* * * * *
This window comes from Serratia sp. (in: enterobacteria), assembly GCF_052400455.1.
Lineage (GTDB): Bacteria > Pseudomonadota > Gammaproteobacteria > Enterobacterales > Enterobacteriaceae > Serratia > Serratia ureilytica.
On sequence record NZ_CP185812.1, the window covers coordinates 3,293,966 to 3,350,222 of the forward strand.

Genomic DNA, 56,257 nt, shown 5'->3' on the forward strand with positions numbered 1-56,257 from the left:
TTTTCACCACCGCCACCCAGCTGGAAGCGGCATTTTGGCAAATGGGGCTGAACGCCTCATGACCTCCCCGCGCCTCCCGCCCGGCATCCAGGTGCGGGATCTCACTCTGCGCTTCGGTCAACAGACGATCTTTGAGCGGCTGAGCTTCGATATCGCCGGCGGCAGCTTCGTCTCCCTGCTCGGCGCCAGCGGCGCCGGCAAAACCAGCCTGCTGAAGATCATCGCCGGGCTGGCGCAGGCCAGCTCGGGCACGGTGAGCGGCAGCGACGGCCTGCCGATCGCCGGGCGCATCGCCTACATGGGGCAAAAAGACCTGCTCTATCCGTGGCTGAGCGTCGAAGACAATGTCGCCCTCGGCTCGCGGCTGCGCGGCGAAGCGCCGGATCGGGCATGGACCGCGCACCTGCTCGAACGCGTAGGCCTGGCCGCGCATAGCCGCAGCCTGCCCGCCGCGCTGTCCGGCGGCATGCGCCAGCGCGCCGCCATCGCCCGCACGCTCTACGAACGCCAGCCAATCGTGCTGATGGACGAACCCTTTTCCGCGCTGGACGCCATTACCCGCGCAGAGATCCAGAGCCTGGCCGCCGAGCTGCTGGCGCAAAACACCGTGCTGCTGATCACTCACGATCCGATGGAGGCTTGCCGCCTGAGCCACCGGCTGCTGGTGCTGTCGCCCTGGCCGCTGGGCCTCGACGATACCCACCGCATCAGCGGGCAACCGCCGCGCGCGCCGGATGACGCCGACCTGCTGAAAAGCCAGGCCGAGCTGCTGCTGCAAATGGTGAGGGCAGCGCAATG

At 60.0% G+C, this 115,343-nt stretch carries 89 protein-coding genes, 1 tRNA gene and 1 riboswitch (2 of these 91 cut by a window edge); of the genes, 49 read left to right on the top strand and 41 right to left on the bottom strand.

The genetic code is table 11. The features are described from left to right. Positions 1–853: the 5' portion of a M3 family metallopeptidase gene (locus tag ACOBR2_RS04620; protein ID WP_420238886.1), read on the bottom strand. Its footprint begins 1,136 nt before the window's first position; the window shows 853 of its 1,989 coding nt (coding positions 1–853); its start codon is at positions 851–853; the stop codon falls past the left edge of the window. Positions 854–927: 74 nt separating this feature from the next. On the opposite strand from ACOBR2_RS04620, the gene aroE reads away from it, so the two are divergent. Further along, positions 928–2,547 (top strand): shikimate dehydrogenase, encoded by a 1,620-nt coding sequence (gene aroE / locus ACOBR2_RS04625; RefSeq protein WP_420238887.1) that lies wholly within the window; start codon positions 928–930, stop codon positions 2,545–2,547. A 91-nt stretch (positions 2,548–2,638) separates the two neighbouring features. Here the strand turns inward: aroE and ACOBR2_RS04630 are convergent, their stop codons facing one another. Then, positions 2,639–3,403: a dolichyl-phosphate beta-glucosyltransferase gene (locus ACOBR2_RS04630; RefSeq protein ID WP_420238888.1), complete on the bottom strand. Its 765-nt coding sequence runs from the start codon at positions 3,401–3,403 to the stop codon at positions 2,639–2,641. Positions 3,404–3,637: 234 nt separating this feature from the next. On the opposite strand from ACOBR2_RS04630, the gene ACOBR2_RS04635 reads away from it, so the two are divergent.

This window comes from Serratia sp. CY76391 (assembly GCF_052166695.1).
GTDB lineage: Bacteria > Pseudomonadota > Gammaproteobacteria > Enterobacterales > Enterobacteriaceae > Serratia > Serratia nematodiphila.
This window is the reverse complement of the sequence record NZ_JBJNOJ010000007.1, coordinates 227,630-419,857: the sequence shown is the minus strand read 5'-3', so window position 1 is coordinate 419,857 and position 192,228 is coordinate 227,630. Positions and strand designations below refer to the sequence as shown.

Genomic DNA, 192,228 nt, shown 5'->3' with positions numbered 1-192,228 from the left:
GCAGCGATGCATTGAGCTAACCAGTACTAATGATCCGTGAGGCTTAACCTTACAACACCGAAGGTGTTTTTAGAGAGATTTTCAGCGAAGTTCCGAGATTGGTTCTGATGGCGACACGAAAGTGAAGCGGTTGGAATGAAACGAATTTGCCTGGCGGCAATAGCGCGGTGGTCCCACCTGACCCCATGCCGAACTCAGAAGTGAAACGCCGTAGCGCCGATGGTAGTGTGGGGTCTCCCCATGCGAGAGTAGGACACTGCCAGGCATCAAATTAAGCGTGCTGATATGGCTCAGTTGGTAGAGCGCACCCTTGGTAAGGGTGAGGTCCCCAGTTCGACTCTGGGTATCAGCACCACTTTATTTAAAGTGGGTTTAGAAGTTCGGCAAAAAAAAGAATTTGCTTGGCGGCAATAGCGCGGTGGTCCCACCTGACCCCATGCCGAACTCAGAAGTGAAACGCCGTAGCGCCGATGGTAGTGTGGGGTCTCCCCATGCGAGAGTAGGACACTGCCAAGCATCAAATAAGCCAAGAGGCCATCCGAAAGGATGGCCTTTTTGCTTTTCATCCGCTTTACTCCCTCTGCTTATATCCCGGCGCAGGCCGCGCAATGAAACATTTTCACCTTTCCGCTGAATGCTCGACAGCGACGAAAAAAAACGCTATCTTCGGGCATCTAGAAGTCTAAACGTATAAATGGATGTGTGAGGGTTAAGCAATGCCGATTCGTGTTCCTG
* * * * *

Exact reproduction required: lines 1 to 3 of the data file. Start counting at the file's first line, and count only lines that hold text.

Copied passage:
This window comes from Serratia sp. (in: enterobacteria), assembly GCF_052400455.1.
Lineage (GTDB): Bacteria > Pseudomonadota > Gammaproteobacteria > Enterobacterales > Enterobacteriaceae > Serratia > Serratia ureilytica.
On sequence record NZ_CP185812.1, the window covers coordinates 3,293,966 to 3,350,222 of the forward strand.